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The Teaching Space Podcast

The podcast is on pause for a year (as of August 2021) as I am tackling the final year of my masters in education (which I am doing alongside my full-time job). In the meantime, please revisit the considerable back catalogue of episodes. Also, give me a follow on Twitter, where I am still very active and sign up for my personal newsletter here. You can visit The Teaching Space website here: theteachingspace.com.

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May 9, 2020

Episode 91 of The Teaching Space Podcast explains my number one productivity tip for teachers and trainers.

Introduction

Let’s talk about the biggest challenge facing teachers today - too much to do and not enough time. There is so much information in a teacher’s head at any one time, it is amazing anything gets done. I wish this wasn’t the case, but I strongly believe it is. It is one of the reasons I started this podcast. While I wish I could go to the root of the problem and fix it (that’s a topic for another podcast) what I would like to do in this episode is share just one tip to help you keep on top of that enormous workload. And it is a good tip, I promise. Perhaps, I will throw in some bonus resources too if we have time… let’s see!

The Solution

While this will not solve all of your problems, it is, I believe, the starting point for being a productive teacher. Full disclosure, it is not entirely my idea. I stole it from David Allen, creator of the Getting Things Done productivity method (definitely worth a read, by the way!)

A typical teacher has information coming at them from all directions - let’s call it input. For example, emails, text messages, meetings and phone calls with line managers, students, parents, colleagues… They’re likely asking for something or sharing information, or giving instructions. This doesn’t even take into account input from your personal life, but there will be plenty of that. Even seemingly ‘fun’ things like reading books or articles or social media; it’s all input. There are also ideas floating around your head, questions you need to ask, tasks you need to complete, appointments you need to attend. It’s no wonder we feel overwhelmed at times.

The problem with all of this input is that it tends to end up in different places. From sticky notes to paper lists, to digital lists, to the back of your hand… it’s everywhere. Spreading things in this way means that invariably something gets missed or lost.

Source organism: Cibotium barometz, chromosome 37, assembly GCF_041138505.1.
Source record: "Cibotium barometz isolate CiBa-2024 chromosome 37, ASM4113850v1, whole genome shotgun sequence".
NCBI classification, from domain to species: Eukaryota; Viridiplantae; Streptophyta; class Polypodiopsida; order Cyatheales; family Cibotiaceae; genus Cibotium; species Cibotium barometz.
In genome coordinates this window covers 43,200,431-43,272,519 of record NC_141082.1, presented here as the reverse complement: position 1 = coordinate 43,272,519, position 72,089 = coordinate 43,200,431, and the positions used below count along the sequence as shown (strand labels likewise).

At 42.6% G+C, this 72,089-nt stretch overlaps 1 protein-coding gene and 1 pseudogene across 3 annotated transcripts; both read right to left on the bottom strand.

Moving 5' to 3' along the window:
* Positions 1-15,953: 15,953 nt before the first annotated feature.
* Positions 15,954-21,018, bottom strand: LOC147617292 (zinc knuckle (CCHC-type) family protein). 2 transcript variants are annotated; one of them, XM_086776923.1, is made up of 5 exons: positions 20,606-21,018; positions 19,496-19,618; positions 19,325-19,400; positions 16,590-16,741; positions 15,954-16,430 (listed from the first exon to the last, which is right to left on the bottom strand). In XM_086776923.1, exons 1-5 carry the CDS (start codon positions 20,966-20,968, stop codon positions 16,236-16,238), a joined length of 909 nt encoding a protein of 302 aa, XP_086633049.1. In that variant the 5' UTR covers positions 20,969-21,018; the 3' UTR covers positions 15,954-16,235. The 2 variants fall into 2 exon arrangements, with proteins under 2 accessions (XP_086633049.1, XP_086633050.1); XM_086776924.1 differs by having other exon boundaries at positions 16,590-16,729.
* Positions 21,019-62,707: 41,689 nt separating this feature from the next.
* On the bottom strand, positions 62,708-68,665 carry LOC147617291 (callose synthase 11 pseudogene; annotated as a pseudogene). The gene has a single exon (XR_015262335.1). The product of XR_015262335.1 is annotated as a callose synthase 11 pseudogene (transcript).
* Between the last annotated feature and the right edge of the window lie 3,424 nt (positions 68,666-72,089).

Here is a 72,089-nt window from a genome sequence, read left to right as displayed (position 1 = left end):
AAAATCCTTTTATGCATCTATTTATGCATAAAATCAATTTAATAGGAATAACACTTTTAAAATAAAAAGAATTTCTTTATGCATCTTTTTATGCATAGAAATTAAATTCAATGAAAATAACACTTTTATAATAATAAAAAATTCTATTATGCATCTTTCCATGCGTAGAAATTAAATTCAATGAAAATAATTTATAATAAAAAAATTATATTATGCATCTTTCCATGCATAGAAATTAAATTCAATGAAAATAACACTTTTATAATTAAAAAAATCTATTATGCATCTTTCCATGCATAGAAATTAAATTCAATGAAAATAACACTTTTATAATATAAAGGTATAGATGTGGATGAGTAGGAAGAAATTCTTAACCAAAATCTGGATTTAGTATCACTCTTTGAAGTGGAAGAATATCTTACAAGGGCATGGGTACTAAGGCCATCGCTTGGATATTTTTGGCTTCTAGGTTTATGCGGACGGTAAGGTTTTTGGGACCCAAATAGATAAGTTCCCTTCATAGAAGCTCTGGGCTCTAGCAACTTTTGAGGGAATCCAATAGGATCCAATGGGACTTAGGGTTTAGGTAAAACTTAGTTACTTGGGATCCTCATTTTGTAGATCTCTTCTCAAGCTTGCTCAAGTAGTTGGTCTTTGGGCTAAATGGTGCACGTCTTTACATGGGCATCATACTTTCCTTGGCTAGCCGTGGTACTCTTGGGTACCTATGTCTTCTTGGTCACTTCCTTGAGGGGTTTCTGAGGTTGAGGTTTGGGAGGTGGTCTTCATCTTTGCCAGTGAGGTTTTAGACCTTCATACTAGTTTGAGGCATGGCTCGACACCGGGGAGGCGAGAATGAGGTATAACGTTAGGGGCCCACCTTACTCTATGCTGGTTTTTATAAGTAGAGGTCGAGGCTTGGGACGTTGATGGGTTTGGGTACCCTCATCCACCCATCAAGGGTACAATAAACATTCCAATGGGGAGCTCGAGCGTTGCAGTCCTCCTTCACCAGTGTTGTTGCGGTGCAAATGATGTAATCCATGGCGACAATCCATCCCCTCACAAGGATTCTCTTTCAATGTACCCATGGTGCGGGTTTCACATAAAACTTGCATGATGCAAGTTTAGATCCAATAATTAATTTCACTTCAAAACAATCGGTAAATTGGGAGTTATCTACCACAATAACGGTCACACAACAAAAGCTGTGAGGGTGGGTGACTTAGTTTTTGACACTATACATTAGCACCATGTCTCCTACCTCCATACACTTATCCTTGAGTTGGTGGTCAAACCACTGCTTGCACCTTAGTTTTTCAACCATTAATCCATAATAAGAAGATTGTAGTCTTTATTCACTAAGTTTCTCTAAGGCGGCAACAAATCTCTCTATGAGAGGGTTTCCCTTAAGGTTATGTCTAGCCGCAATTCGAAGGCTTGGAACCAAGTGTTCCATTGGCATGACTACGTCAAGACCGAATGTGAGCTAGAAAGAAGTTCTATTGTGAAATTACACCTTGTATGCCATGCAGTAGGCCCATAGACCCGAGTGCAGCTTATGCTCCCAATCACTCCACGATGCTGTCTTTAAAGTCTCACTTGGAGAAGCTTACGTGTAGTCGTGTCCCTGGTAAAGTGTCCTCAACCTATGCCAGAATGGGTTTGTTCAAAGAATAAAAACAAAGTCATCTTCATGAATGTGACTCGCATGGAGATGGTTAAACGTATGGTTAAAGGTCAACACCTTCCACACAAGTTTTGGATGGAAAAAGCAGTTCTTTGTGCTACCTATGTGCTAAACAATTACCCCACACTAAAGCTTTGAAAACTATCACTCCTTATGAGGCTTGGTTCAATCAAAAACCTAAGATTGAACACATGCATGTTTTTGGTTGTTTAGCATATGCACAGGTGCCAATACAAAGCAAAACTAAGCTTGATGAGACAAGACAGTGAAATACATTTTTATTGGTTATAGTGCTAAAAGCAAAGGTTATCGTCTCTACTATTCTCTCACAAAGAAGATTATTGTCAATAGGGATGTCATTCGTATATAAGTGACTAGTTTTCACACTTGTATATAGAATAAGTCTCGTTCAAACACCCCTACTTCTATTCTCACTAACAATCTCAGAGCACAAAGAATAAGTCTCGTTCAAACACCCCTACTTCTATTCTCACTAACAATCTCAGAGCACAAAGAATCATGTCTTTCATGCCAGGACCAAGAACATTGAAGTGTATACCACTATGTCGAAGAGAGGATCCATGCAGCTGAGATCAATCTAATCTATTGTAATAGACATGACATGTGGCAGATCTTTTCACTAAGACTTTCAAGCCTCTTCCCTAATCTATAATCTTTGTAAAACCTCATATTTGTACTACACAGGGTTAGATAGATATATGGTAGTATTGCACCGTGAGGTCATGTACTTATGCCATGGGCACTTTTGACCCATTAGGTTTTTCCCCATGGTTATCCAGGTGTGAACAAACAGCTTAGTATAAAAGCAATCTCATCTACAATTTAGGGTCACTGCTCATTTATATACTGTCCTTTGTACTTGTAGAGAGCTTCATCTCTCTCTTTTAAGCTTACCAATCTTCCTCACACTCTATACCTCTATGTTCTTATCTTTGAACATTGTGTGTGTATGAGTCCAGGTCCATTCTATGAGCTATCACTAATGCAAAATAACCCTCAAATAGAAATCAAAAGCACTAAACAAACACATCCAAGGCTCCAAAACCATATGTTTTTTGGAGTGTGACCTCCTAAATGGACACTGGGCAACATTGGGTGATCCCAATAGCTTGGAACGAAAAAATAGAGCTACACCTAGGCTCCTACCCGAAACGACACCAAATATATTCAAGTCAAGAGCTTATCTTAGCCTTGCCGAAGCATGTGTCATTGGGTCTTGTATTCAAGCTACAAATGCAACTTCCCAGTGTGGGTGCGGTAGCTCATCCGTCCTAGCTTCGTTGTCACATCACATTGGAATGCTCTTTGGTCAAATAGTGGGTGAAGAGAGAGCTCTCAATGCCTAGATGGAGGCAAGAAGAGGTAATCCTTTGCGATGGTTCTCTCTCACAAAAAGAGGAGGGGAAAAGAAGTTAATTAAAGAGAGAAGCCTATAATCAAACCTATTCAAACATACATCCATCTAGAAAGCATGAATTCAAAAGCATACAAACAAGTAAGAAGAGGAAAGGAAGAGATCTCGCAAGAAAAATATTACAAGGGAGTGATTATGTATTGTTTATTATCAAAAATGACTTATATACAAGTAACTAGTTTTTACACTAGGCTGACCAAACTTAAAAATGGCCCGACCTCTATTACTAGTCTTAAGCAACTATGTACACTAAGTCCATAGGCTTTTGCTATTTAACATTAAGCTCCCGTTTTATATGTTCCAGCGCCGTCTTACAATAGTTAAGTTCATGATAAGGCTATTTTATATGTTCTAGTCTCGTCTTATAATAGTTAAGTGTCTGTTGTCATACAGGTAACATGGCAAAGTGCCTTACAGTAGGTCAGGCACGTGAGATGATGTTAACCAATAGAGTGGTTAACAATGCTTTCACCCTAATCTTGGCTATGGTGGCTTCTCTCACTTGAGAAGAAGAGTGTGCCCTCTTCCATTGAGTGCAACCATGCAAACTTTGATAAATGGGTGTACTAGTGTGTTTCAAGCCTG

My top productivity tip is to have one trusted place to capture everything. Think of it as a bucket. Get everything out of your head and into one bucket, then life will be easier. Things don’t live in the bucket, they get filtered into their rightful home. But they all start in the bucket.

Your bucket might be a small notepad that lives in your pocket (it needs to be with you or close by at all times). For many of us, our bucket is our phone. The problem with phones, however, is that they have lots of apps. Which app is your bucket? Is it a notes app or an audio app? What suits your needs best?

For me, it’s a simple app called Drafts. It is one of the few apps on my phone that does not sit in a folder, so it is easy to access. It’s a text app with a difference - every time you open the app a new document or note is created and saved automatically. You do not have to think about where to save the note and what to call it. I put random ideas in here, quotes, thoughts, questions, to-do items … anything that needs a temporary home before I put it in its real bucket. The only thing I do not do this with is appointments - they have their own, easily accessible bucket: my Google Calendar. That’s because if I am booking an appointment I will need to check my availability and the only way I can do that is by looking at my calendar.

Drafts gets cleared at the end of each day all being well. To-do items go to my task manager in TickTick and other items get filed in the same way. For example, if I have had a podcast idea, that topic gets moved into my podcast planning board in Notion.

The idea of your initial trusted bucket is that you don’t have to spend time deciding where to ‘file’ information. For example, to add a to-do item to my task manager I have to consider which category it belongs to (e.g. personal, work, podcast) and then assign a due date. If it goes in my trusted bucket first, I can deal with these details when I can allocate time to them (for example as part of my end of day routine). Things do not get missed.

What do you think? Do you need a bucket?

Bonus Tips

Wrap Up

And that’s it. If you have any questions about this episode or comments you’d like to share please join The Teaching Space Community: community.theteachingspace.com.

The show notes for this episode include any links I’ve mentioned; you can find them at theteachingspace.com.

If you have enjoyed this episode please consider supporting the show by making a small donation towards the running costs on my Ko-fi page which you can find at ko-fi.com/theteachingspace. Alternatively, please consider leaving a review on Apple Podcasts or whether you listen to the show. Thank you.

Thanks for listening and I hope you’ll join me for the next episode.